Boxing Day 2020 has by all reports encapsulated the major ups and downs the retail sector faced this year, with an apparent reliance on online shopping and, mostly, a Covid-safe bricks-and-mortar event.
The annual shopping event was tipped to cap off a “very successful” holiday period, according to National Retail Association chief Dominique Lamb, who said with consumer sentiment at a 10-year high retailers could expect Boxing Day sales around of $2.75 billion – a premium on last year’s $2.6 billion.
However, whereas years prior would see Sydney shoppers lining up in the early morning to get their hands on discounted deals – to the point that Lamb suggested shoppers bring water and comfy shoes to best survive the day – by all accounts most CBDs were relatively empty early on in the day.
NSW Premier Gladys Berejiklian and chief health officer Dr. Kerry Chant urged shoppers to avoid Sydney’s CBD on Boxing Day, noting that while retailers had made the experience Covid-safe they recommended online shopping or suburban centres as alternatives.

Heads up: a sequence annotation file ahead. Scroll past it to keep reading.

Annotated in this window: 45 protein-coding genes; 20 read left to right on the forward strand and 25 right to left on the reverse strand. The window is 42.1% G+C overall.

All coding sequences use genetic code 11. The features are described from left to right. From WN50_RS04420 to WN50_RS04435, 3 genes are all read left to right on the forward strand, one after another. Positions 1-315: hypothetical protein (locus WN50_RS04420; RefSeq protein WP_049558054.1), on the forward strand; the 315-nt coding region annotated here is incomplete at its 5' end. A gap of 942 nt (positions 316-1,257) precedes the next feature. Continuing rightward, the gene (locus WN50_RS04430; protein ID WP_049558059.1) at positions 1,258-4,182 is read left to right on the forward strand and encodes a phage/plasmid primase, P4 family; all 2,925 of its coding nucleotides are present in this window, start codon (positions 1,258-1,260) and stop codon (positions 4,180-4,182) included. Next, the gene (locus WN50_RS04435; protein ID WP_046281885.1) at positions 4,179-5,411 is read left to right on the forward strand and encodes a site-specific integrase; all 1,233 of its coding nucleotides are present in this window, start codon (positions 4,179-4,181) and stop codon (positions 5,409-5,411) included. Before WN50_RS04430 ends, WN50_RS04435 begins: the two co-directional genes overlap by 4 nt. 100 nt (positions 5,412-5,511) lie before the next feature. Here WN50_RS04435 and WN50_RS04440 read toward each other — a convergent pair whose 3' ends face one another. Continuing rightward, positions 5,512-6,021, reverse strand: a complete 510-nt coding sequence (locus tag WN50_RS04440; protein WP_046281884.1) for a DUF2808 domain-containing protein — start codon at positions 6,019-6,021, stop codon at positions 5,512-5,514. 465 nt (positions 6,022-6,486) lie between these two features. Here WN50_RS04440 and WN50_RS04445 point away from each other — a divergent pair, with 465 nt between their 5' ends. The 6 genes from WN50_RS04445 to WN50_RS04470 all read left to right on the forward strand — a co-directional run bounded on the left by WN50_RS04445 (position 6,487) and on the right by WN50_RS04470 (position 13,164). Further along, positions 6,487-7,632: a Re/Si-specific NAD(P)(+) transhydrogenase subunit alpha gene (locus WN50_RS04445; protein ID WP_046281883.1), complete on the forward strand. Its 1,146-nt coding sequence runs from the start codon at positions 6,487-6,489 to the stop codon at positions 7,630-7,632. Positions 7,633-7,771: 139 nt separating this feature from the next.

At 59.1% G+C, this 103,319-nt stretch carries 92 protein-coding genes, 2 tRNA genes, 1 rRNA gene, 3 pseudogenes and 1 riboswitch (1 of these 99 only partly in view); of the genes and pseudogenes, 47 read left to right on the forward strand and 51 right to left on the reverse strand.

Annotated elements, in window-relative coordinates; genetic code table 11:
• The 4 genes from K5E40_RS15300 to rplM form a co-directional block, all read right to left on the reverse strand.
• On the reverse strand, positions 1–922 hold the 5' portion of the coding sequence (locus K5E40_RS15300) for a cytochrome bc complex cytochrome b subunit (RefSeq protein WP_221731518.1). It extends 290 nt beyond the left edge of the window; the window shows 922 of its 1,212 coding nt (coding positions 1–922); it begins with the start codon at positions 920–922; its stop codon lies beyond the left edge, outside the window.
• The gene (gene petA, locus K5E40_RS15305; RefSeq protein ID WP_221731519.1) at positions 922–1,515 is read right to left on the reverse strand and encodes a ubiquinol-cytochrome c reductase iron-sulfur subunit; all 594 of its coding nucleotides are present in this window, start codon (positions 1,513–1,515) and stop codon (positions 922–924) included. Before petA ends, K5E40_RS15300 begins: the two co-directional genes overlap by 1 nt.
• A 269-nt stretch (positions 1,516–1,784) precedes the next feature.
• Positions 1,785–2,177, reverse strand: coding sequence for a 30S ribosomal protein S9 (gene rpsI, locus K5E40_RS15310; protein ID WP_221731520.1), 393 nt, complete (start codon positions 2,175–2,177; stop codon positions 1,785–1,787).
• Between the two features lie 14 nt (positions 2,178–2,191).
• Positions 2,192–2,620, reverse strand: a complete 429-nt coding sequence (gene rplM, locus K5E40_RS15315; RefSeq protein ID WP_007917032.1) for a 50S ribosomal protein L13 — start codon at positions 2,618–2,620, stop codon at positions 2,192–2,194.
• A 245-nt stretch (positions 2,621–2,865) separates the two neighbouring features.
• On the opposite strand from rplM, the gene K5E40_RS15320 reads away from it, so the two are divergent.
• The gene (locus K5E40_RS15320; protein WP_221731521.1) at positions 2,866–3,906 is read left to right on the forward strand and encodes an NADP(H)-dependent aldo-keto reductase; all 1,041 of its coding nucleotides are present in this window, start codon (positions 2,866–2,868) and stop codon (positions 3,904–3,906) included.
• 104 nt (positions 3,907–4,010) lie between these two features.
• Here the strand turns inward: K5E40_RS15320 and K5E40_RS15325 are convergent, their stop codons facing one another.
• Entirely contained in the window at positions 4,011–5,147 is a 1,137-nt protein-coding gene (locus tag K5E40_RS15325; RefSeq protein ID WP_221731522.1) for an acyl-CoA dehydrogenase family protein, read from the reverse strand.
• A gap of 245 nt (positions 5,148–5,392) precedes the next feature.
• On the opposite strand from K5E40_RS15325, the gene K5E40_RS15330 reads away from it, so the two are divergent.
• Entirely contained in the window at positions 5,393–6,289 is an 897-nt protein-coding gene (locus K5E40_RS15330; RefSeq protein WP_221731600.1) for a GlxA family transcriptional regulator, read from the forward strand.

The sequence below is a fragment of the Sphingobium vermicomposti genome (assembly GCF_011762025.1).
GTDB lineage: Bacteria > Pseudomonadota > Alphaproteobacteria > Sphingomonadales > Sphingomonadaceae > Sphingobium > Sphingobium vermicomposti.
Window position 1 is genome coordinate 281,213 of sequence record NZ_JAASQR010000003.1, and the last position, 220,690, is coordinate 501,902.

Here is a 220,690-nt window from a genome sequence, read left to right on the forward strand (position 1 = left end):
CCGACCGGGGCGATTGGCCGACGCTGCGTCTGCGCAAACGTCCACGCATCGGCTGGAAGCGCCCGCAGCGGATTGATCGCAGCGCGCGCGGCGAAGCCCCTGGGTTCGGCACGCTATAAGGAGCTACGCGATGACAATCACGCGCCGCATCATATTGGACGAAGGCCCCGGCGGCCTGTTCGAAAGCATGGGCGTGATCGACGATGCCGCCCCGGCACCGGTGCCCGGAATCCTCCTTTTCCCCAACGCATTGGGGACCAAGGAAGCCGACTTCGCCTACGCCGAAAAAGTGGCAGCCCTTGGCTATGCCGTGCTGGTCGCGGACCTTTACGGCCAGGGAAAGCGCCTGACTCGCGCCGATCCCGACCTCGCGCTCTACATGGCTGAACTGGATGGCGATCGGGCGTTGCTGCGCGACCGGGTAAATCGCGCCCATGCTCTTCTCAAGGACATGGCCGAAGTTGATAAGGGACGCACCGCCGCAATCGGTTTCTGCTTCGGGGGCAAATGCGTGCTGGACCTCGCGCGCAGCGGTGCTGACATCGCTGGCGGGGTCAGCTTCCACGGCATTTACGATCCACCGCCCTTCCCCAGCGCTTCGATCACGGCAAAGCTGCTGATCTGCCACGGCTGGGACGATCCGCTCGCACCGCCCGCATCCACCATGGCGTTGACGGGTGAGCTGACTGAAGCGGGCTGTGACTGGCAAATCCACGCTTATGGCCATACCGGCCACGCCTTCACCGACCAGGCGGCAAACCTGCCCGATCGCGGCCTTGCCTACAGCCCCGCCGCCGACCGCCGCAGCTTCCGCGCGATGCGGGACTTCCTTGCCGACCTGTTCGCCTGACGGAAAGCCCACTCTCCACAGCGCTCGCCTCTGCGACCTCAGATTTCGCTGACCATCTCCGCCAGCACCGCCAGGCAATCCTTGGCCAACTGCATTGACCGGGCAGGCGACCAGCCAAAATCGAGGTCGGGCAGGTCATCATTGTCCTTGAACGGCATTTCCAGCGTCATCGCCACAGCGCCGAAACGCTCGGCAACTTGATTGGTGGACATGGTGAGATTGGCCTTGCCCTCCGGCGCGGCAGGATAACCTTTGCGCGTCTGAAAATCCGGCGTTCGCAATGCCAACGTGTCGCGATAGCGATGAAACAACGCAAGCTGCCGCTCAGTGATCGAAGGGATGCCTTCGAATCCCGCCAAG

And whether shoppers were scared away by the rising cases in Sydney, which are in the midst of a second spike, or were simply shopping online or closer to home, the afternoon brought a surge of shoppers to Sydney’s CBD which by all accounts abandoned social distancing.
According to The Age shopping in Melbourne remained more consistent, if less frenzied than prior years, throughout the day.
Australian Retailers’ Association boss Paul Zahra said holiday foot traffic could be down this year, with many shoppers having turned to online shopping throughout 2020 and having come to trust it to a point they feel comfortable doing Boxing Day shopping from the comfort of their homes.
The NRA predicted online spend on Boxing Day to grow 42 per cent to $930 million this year – a massive growth on the $655 million seen last year, which was itself a ~23 per cent growth on the year prior.
While the day’s take hasn’t yet been fully revealed, signs are pointing to a fairly healthy, if unconventional, Boxing Day – an approximation of the year behind the industry at large.